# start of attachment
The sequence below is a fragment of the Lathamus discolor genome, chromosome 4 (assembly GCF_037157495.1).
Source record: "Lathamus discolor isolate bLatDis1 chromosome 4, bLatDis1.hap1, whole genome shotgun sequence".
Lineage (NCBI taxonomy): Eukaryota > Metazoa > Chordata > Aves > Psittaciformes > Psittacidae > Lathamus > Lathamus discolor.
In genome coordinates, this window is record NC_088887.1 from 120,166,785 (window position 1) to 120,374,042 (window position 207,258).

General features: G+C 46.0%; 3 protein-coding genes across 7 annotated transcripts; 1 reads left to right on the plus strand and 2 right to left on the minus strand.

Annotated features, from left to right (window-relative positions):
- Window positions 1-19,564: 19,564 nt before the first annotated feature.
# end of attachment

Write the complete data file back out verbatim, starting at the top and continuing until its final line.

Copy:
The sequence below is a fragment of the Lathamus discolor genome, chromosome 4 (assembly GCF_037157495.1).
Source record: "Lathamus discolor isolate bLatDis1 chromosome 4, bLatDis1.hap1, whole genome shotgun sequence".
Lineage (NCBI taxonomy): Eukaryota > Metazoa > Chordata > Aves > Psittaciformes > Psittacidae > Lathamus > Lathamus discolor.
In genome coordinates, this window is record NC_088887.1 from 120,166,785 (window position 1) to 120,374,042 (window position 207,258).

General features: G+C 46.0%; 3 protein-coding genes across 7 annotated transcripts; 1 reads left to right on the plus strand and 2 right to left on the minus strand.

Annotated features, from left to right (window-relative positions):
- Window positions 1-19,564: 19,564 nt before the first annotated feature.